Despite their differences, Brooks’ season of opportunity and Saltz’s staccato anxiety both speak to the experience of those who have the option of staying home to read Kierkegaard or leaving home to enjoy curbside pickup at the grocery store.
Neither option would, of course, be possible if not for the labor of those who have no choice but to work even during Coronatide. “Be here now” might be a fun bit of self-help for someone stuck at home baking sourdough or cultivating a garden, but it’s not terribly useful for the workers lifting bags of flour or fertilizer into the back of someone’s car.
In her Atlantic piece on “Groundhog Day,” Megan Garber attributed this tunnel vision of the commentariat to “privilege.” While it’s undoubtedly true that figures like Brooks and Saltz share a certain socioeconomic privilege, the underlying question of time upon which they stumble is a bit more complicated.
The issue isn’t simply that privileged commentators write out-of-touch screeds during a public health crisis (though they indeed do just that). What matters is that the question of whether or not we should “live in the present” is actually a weighty one with real world consequences.
For Marcus Aurelius and his modern-day supporters over at the Daily Stoic, the only solution is to embrace the present at the expense of the past and the future. Perhaps we can sense a similar sentiment in the recent work of the Swedish philosopher Martin Hägglund, who emphasizes the need for us to attend more closely to the “here and now,” banishing from our minds the thought of anything timeless.
This is what leads Hägglund to reject the approach to time found in the writings of the ancient Christian theologian Augustine. As Augustine writes in “City of God,” “the present is sought in the course of times but is not found.” While he’s sympathetic to the careful critique of the present in Book 11 of Augustine’s “Confessions,” Hägglund rejects Augustine’s ultimate appeal to an eternity beyond time.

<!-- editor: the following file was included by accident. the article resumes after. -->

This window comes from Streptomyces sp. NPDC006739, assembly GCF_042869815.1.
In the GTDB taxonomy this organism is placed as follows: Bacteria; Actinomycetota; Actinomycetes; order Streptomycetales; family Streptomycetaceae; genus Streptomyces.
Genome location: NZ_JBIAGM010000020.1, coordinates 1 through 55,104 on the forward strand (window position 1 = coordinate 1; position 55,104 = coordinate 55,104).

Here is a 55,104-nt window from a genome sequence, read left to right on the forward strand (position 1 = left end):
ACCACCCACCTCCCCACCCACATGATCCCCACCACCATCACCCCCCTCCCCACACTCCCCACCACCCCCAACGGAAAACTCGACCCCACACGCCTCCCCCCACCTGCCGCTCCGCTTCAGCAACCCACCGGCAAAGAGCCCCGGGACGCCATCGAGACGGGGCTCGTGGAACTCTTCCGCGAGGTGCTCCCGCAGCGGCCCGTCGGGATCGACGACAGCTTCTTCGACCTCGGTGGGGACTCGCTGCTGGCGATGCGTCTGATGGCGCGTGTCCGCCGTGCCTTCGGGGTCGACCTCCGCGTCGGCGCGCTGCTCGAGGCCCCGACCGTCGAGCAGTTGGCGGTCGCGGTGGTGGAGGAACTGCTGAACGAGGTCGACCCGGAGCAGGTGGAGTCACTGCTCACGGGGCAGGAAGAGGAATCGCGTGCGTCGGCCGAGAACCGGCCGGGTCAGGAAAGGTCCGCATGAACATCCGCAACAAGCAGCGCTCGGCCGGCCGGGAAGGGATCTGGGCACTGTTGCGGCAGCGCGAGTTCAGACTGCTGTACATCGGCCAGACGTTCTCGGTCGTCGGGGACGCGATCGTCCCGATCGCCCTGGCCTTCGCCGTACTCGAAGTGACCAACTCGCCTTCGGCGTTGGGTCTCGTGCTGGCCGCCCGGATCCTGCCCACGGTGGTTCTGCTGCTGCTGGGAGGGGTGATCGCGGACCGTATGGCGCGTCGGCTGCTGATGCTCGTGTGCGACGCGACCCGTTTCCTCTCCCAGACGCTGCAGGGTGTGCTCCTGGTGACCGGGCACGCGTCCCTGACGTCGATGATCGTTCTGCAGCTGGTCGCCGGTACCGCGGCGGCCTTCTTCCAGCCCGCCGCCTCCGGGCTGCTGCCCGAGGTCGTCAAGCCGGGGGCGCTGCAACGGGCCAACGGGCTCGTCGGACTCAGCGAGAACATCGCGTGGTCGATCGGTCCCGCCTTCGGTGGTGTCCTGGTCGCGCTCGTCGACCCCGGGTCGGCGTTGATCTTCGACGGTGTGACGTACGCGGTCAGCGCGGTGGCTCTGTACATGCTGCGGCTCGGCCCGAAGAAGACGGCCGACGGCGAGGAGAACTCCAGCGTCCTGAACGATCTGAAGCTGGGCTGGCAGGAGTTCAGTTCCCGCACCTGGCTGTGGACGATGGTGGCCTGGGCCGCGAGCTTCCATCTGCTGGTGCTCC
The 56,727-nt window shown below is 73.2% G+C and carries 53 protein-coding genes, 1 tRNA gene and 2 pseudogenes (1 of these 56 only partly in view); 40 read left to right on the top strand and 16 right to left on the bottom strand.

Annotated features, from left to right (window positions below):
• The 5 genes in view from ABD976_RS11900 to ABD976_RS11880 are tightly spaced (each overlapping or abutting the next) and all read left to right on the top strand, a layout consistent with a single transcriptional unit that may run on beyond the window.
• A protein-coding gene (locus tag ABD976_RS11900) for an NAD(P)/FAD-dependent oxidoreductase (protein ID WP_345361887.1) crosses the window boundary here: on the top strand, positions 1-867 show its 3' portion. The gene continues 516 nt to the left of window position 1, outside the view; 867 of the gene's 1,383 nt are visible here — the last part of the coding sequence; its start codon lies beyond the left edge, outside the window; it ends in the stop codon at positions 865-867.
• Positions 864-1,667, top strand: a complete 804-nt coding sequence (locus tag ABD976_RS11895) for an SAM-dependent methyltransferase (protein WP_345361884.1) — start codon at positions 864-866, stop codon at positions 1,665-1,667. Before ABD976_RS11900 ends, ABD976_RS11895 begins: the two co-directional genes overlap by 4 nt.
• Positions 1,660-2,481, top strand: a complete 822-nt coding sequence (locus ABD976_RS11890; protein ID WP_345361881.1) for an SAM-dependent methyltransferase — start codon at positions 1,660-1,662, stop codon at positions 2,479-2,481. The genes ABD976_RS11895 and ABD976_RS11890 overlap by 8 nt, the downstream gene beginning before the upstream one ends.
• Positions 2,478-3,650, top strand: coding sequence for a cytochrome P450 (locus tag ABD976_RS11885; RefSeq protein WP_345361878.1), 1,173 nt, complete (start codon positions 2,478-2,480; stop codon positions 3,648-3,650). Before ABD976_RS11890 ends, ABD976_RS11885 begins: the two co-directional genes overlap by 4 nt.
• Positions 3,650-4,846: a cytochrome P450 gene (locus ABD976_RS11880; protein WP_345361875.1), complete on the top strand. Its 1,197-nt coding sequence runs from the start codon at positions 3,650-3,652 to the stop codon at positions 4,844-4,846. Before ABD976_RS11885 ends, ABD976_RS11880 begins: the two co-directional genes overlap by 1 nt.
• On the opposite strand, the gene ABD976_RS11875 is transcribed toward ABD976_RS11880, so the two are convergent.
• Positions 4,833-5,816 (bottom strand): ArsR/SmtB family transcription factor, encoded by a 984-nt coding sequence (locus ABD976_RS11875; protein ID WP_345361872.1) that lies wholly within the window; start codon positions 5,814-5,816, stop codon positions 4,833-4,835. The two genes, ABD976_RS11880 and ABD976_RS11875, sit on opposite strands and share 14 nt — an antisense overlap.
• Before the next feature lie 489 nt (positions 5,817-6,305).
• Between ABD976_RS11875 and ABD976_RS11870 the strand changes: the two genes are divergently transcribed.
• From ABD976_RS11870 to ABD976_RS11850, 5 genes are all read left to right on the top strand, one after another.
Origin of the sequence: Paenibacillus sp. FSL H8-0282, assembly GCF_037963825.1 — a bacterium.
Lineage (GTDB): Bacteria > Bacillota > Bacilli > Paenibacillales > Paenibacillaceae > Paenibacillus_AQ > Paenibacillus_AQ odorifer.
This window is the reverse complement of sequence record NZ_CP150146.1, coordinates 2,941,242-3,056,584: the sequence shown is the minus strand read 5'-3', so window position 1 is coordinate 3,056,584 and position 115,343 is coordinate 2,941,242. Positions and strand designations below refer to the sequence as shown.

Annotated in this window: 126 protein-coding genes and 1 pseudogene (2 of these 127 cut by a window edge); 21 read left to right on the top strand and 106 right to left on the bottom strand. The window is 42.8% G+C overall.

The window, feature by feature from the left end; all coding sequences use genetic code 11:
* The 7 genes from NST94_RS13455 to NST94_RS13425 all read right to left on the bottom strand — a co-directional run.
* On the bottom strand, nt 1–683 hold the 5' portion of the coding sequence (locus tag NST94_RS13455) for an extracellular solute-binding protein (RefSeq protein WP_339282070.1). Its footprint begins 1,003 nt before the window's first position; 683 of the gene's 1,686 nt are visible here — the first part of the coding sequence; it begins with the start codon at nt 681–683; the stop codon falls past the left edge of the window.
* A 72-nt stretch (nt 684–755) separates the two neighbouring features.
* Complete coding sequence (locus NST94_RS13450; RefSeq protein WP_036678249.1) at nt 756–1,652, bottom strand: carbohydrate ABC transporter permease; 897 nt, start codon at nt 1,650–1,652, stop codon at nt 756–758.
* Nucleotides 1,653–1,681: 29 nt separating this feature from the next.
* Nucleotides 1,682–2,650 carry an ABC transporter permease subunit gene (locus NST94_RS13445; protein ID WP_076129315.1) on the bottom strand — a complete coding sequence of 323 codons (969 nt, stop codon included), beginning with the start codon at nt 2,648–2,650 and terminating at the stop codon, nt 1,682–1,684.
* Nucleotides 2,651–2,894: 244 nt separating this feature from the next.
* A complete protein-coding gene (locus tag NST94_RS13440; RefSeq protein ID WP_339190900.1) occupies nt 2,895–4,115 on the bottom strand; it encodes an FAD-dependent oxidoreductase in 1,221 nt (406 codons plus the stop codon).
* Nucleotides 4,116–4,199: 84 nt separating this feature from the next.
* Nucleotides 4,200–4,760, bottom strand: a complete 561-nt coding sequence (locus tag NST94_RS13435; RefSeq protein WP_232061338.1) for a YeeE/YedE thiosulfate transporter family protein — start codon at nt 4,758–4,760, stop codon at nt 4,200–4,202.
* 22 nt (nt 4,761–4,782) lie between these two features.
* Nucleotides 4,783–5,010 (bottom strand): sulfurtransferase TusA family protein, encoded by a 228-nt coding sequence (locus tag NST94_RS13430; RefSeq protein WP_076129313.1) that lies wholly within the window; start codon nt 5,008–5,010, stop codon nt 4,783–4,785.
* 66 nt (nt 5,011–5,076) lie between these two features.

But it’s possible that Augustine is just the corrective we need to the celeb-Stoicism cluttering the Twitter feeds of Ivanka and Kanye.
We might want a privileged moment in which to take a seat and enjoy the cinematic structure of our own life, but seldom do we get what we want. What we need is a way of living in time that remains open to the messiness of the past and the sublimity of the future, refusing to seal itself off in some illusory vision of the here and now.
Back in 2016, long before Coronatide, Ruth Whippman wrote an op-ed for The New York Times titled “Actually, Let’s Not Be in the Moment.” There, she argued that present-mindedness is little more than a product to be bought and sold.
This is not a metaphor. Momentary “mindfulness” is sold by Microsoft and bought by public schools, often with funds that should be going to new textbooks or lunch programs. It is then repackaged for the consumption of the children of those workers who are loading bags of flour and fertilizer into the back of someone’s car.
If ordinary momentariness is already a Microsoft product, Coronatide momentariness is a mutation of the Silicon Valley sales pitch, now geared to readers of The Atlantic and The New Yorker (an audience that seems bigger online that it is in reality).
Yet, as Whippman pointed out, social crises demand social solutions. Mindfulness programs in schools don’t feed kids. Likewise, “living in the moment” cannot be the solution to the problems facing us now and in the future, which will arrive shortly and without any staccato breaks.
(Sean Hannan is an assistant professor in the humanities at MacEwan University in Edmonton, Alberta, Canada, and the author, most recently, of “On Time, Change, History, and Conversion.” This article originally appeared in Sightings, a publication of the Martin Marty Center for the Public Understanding of Religion at the University of Chicago Divinity School. The views expressed in this commentary do not necessarily represent those of Religion News Service.)